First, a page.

Our wedding was finally over and my beautiful bride ran beside me through a shower of rice as we hurried to the little blue Ford Falcon with a big V8 engine that, with my best man at the wheel and the maid of honor at his side, would whisk us away from the church. We would outrun those in pursuit to where I had hidden my car at a rest area along the freeway north of town. You know, so it wouldn't be molested by those pesky wedding vandals.
My wife of only a few minutes glanced at me when we jumped into the Falcon. I’d known her since we were kids, so I could interpret the look in her eyes. Let’s get to our car and get out of Dodge. My sentiments exactly.
I had rented the honeymoon suite at a place about 70 miles up the freeway. We just needed to shake anybody following us, get to my car, and drive for an hour up the freeway and … But back to the Ford with us in the back seat.
My best man, and buddy of 15 years, leaned over and whispered something to the maid of honor sitting beside him. They were plotting something. I started to lean forward and listen, but honking horns behind us drew my attention.
As we pulled from the curb, I looked back to see who was honking and got a close-up view of the grill of my uncle’s GTO. Suddenly, losing the chasers became a little dicier. You see, my buddy and I had sat in the back seat of that Goat when my uncle showed us it could hit 100 MPH in quite a bit less than a quarter mile. As he accelerated down the highway, we must have pulled 5 g’s. Couldn't even move my arms. And now that vehicle was chasing us through town.
The little Falcon with its over-sized engine could really scoot, but the Goat was raw power and speed. Realizing this, my buddy tried to shake my uncle by circling blocks and weaving through town on side streets. I looked back. Now another GTO was also in pursuit, hanging close to my uncle’s car.
We were now leading a long procession of vehicles, racing through town with horns blaring. This was not good. I looked at my bride and caught her gaze just before another sharp turn threw us to our left. Again, her eyes spoke what I was thinking. Our wish to get out of Dodge had morphed to getting out of Dodge alive.
Things had gotten out of hand. I tapped my best man on the shoulder, “Just head for the freeway and get out of town before—“
Too late. Red lights flashed and a siren sounded. My bride tensed beside me as a cop brought our whole procession to a stop, cutting us off.
My best man rolled down the window and put a cheesy grin on his face. I was anxious to get out of town, but I was also anxious to see how he was going to talk his way out of a ticket, because I knew my buddy would try. He always did. But things didn't go like I planned. Not one bit.
The cop, a big, middle-aged guy who had mastered the look of authority and intimidation, stuck his head halfway in the window. Good. He’s going to get right in my buddy’s face. But he didn't.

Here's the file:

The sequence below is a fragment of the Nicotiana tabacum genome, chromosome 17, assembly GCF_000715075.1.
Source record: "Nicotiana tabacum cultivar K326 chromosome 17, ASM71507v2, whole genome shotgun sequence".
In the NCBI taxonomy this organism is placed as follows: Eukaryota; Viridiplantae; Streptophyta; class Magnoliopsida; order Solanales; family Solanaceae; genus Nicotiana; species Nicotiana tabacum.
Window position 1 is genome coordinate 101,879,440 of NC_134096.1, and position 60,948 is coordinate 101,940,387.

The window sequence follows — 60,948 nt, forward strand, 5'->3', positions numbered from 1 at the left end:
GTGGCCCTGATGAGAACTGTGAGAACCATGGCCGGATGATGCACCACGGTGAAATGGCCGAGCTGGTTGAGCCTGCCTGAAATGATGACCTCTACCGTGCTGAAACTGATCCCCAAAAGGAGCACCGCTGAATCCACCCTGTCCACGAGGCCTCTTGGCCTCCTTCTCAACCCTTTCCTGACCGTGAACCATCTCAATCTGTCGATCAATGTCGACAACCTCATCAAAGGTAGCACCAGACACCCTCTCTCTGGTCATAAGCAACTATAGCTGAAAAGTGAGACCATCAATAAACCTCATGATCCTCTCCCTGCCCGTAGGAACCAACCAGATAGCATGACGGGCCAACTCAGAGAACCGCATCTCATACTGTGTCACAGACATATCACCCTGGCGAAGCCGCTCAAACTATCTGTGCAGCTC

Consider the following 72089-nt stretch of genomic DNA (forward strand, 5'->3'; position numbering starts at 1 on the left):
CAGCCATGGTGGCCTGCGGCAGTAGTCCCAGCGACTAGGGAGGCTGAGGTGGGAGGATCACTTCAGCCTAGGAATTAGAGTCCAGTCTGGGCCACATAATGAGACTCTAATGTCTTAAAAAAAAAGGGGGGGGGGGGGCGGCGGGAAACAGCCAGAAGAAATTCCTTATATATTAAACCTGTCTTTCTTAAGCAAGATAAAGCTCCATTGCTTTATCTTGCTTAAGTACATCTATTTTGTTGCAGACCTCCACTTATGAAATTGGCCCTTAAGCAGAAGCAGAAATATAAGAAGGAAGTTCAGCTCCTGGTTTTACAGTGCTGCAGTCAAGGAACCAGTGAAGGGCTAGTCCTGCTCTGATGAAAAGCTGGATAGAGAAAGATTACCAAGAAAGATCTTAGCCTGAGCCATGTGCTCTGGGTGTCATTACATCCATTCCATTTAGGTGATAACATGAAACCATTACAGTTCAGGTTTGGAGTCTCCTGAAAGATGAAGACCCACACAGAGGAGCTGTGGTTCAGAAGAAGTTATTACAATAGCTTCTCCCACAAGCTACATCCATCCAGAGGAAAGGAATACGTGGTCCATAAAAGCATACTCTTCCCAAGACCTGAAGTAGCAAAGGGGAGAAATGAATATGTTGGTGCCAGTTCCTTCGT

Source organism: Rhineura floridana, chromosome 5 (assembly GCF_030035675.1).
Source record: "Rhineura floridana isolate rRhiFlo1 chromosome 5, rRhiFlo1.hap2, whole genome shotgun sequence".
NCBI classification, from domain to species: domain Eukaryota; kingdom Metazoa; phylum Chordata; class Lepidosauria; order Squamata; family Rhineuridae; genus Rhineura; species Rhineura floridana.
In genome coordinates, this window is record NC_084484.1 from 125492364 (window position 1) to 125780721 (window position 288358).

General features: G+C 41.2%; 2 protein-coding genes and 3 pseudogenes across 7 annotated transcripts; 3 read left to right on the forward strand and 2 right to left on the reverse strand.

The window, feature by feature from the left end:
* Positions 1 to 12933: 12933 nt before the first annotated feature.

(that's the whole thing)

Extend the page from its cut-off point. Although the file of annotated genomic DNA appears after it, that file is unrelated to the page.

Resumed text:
The cop’s gaze locked onto me and my bride seated in back. I’ll never forget those 12 words that came out of his mouth as he gave us his laser look, “How would you two like to spend your wedding night in jail?”
What do you say as a comeback to a question like that? Maybe something like, “But we would lose the honeymoon suite we rented at—“
“That’s the general idea,” he said in his gruff voice as he raised his eyebrows and stared at me for a moment.
They say patience is a virtue, so I closed my mouth and waited.
Eventually, he pulled his head back and turned to the driver, the guy who had caused all of this. “What in blazes did you think you were doing?”
“I was just trying to get these two out of town.” My best man used his best imitation of an innocent kid’s voice. But it was a poor imitation by any standard, and I was now hoping he would get a big ticket. He deserved it.
The policeman thumbed over his shoulder in the direction of the hospital. “Do you want to send these two off on their honeymoon or to the morgue in a body bag?”
If there was anything romantic left in this evening, it flew out the window with the mention of body bags.
The cop gave my best man a lecture that seemed to last for an hour. Eventually, the cop’s threats slowed to a trickle, and he looked back at my bride and me again. “I’m going to let you go just this once. But if anyone honks their horn or starts speeding again, you two will spend your wedding night in jail.”
In hindsight, I figured out what the guy was doing. He knew how badly we wanted leave his area of jurisdiction. And he probably knew I could handle my best man better than anyone else and would do so long after the policeman had driven away.
He was right. I threatened to kill my buddy if he didn't drive below the legal limit straight to where my car was parked. Told him I was sitting right behind him, so he wouldn't even see it coming when I wasted him.
In conclusion, my best man drove us safely and sanely to the rest area where I had parked my car. After he exited from the freeway and decelerated into the rest area, the whispering between him and the maid of honor resumed. But only after the Ford Falcon stopped behind my car, pinning it to the curb, did we realize what the whispering was about. The two people in the front seat hopped out … carrying bottles of black shoe polish in their hands.
H. L. Wegley served in the USAF as an Intelligence Analyst and a Weather Officer. In civilian life he performed research in atmospheric physics. After earning an MS in Computer Science, he worked 20+ years in systems development at Boeing before retiring near Seattle, where he and his wife of 47 years enjoy small-group ministry, grandchildren, hiking on the Olympic Peninsula, snorkeling Maui whenever possible, and where he writes inspirational thrillers and romantic suspense novels. He just released his second novel in the Pure Genius Series from Pelican Book Group, On the Pineapple Express